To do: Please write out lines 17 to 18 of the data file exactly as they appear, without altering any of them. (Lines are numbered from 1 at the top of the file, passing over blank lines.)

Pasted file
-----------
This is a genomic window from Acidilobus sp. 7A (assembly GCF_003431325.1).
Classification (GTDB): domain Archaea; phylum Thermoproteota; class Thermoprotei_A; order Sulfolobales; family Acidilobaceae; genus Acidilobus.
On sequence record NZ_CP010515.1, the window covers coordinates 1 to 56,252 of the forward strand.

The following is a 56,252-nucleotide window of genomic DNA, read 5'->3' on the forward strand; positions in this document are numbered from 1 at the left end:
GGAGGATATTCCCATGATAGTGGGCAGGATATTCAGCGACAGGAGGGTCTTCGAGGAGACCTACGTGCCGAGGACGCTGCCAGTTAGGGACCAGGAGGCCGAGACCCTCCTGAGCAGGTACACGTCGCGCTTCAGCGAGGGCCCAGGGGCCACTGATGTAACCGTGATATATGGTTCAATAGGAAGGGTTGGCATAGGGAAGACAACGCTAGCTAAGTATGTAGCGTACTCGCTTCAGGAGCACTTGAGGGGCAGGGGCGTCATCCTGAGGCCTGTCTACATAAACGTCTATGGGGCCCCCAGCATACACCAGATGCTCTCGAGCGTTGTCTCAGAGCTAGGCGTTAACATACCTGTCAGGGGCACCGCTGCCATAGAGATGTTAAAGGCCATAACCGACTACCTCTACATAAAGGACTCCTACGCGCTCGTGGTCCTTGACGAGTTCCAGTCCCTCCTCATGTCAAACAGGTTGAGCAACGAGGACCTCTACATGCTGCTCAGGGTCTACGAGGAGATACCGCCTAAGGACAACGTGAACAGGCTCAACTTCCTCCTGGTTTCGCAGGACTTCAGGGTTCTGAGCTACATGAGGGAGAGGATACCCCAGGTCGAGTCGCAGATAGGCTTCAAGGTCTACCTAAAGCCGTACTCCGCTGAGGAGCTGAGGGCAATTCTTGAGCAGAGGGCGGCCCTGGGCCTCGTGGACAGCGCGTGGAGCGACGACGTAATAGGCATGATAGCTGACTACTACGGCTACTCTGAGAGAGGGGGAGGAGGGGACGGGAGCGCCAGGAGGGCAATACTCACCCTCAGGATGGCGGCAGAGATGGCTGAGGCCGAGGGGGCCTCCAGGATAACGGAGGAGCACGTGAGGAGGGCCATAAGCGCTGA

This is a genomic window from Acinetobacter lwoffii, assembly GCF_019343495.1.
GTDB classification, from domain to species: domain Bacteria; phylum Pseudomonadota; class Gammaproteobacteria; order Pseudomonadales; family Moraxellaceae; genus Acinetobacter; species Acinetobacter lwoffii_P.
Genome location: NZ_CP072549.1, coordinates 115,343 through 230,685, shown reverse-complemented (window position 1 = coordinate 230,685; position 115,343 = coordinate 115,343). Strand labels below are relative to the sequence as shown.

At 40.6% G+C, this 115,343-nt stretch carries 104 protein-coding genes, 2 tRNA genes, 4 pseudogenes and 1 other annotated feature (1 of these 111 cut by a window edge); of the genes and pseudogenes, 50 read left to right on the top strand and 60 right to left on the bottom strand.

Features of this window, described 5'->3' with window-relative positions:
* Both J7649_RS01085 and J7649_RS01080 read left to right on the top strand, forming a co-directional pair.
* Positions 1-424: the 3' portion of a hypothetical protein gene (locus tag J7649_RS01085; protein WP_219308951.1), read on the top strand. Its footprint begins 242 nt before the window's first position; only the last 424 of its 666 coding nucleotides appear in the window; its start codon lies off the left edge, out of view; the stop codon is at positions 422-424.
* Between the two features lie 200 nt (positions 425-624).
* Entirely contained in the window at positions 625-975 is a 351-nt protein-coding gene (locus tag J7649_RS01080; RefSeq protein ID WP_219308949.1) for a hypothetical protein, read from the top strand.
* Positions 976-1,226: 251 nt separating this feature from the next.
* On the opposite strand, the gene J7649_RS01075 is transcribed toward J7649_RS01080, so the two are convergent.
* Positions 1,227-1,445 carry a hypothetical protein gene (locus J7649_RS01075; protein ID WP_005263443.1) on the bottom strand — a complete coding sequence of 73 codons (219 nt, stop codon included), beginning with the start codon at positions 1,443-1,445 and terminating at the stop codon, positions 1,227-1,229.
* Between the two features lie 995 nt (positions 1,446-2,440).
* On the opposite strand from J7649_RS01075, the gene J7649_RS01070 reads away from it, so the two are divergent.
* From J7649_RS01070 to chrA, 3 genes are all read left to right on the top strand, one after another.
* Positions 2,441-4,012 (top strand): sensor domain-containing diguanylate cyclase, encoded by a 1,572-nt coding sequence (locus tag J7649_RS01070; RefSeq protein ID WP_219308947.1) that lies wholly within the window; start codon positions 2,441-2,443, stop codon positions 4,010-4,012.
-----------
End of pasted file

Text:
* Positions 1,227-1,445 carry a hypothetical protein gene (locus J7649_RS01075; protein ID WP_005263443.1) on the bottom strand — a complete coding sequence of 73 codons (219 nt, stop codon included), beginning with the start codon at positions 1,443-1,445 and terminating at the stop codon, positions 1,227-1,229.
* Between the two features lie 995 nt (positions 1,446-2,440).